Bits and Pieces

A wonderful article about women writers in Uganda, including a great quote from one of the premiere women writers in Uganda, Monica Arac de Nyeko:

As I start to understand myself better, as I change, as my disappointments, hopes and visions shape my thought, I find that writing has become like a quest for me, mostly to understand myself, to explain myself to myself and then to understand that around me, why things are the way they are.

My writing is shaped by these battles which are my own, yet my anger and my quests are all so tied to my identify, history, my memory of many things, but especially of home the way it was and is with the war, the poverty.

As a writer, my own internal battles shape my motives and interaction with my audience to whom I try to offer an alternative for consideration, I question, I challenge, sometimes I rant, and shout and demand to be heard because in this space where so many things seem to be going wrong, I feel I have as much right to poke at people's thoughts with an offer of my own view of the way things should and can be/ It is my Uganda, my land, Africa, my world, my universe, too after all and it will be for my children.

Thank you to The Literary Saloon for the link. I've done some searching online, and unfortunately have not found a place in which I could purchase these books online or in the States. If anybody knows of a place, please let me know, it'd be really amazing for me to be able to read these new bright female voices from Uganda.

Hotel Steelers

Just a fun report on what the Steelers rules and requests are when they're staying in hotels on the road. My favorite is the "Heinz ketchup must be on tables at meal time" rule, ah, endorsements and all that BS just amuse me to no end.

Thank you to the Post-Gazette for that link.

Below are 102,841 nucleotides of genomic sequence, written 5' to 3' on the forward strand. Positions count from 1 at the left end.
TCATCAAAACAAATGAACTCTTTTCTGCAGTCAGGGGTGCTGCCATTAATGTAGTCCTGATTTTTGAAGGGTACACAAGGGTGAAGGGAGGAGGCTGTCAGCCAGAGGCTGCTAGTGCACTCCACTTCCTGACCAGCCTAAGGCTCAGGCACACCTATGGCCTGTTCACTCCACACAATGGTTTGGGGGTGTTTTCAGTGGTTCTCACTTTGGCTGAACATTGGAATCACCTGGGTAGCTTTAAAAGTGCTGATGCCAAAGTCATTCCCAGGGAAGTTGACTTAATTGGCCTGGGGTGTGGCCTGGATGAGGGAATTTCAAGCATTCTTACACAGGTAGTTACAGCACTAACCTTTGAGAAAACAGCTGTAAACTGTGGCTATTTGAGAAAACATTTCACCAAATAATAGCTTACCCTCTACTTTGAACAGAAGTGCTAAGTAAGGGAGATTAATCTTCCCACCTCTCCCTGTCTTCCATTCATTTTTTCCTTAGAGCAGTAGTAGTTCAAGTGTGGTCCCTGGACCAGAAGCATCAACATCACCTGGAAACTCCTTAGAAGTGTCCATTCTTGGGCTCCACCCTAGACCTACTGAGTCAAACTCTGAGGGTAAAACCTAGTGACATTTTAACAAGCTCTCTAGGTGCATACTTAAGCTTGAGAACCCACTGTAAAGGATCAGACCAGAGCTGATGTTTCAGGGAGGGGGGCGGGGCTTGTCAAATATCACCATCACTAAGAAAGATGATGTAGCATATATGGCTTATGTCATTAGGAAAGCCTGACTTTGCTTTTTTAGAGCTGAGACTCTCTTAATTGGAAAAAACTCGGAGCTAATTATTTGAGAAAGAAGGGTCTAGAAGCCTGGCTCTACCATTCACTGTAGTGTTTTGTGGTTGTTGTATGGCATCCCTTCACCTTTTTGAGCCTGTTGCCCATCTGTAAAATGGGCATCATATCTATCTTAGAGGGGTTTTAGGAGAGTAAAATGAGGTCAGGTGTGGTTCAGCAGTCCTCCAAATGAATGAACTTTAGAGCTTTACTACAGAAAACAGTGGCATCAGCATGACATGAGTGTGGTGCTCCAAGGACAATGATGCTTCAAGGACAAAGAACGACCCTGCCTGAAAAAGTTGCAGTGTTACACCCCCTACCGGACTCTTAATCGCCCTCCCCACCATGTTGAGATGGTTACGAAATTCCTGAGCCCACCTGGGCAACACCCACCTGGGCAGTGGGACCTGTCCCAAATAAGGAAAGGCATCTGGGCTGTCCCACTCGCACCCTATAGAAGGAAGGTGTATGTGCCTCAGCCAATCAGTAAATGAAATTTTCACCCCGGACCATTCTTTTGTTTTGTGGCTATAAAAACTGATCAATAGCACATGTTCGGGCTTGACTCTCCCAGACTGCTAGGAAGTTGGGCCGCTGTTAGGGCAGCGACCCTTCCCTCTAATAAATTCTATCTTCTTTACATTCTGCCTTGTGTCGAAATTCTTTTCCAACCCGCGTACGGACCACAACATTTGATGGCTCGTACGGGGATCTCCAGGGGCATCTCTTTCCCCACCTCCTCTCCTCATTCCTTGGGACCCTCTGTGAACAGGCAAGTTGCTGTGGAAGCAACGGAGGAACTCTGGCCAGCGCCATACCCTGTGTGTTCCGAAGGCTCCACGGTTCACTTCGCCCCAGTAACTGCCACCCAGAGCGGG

A Quotable Threesome

The test of courage comes when we are in the minority. The test of tolerance comes when we are in the majority.
- Ralph W. Sockman
Any American who is prepared to run for president should automatically, by definition, be disqualified from ever doing so.
- Gore Vidal
You probably wouldn't worry about what people think of you if you could know how seldom they do.
- Olin Miller


The Sandman - Preludes & Nocturnes: A Review

The first volume of Neil Gaiman's famed Sandman series introduces us to the infamous Sandman. He is captured and imprisoned by a mere mortal by mistake, his capturer attempting to capture Death. In a quest to free himself and then regain his stolen possessions, The Sandman takes us to dark and interesting places. He seeks revenge and he gives relief. He visits hell and travels through people's dreams. He is The Sandman.

With art that is vivid and immaculate, the first Sandman book is dark and at times disturbing. The story is imaginative and makes you feel like you're watching a horror movie. Especially at the beginning of the book, you can almost hear the scary horror music in the background. It carries that creepy factor well throughout the book and pushes the line of creepy sometimes to just disturbing and icky. But it is well done and a really fun and interesting read. Of course if you're prone to nightmares, I wouldn't read this right before you go to bed as I did. The images definitely stick in your head and could haunt your dreams... if only you could call The Sandman to you...



The Mysteries of Pittsburgh: A Review

I had read and loved Chabon's The Amazing Adventures of Kavalier and Clay. It was beautifully written, the plot was imaginative and huge and the characters were memorable and interesting. Other than one weird part of the book that takes place in Antarctica or something that was kind of boring and didn't totally fit, the book was a masterpiece. So when I heard that they were making a movie out of Chabon's first novel, The Mysteries of Pittsburgh, I thought I should check it out before the movie came out.

The Mysteries of Pittsburgh started out a bit slow. The writing was great and the characters interesting, but it seemed plotless and aimless, much like the main character's, Art Bechstein, plans for life. But then it picks up speed and doesn't slow down. As Art becomes entangled in a love triangle with a man and a woman, self exploration and sexual identity become the moving force of the novel. Then the mysteries of his father's work and the tragic death of his mother begin to shape events as Art's friend, Cleveland, gets involved in the underground work that Art's father is involved in. In a novel about love, trust and secrets, Chabon creates extremely realistic and yet unique characters who are the heart of the novel. A novel about the decisions we make in life that propel us in one direction or another and the consequences of these decisions.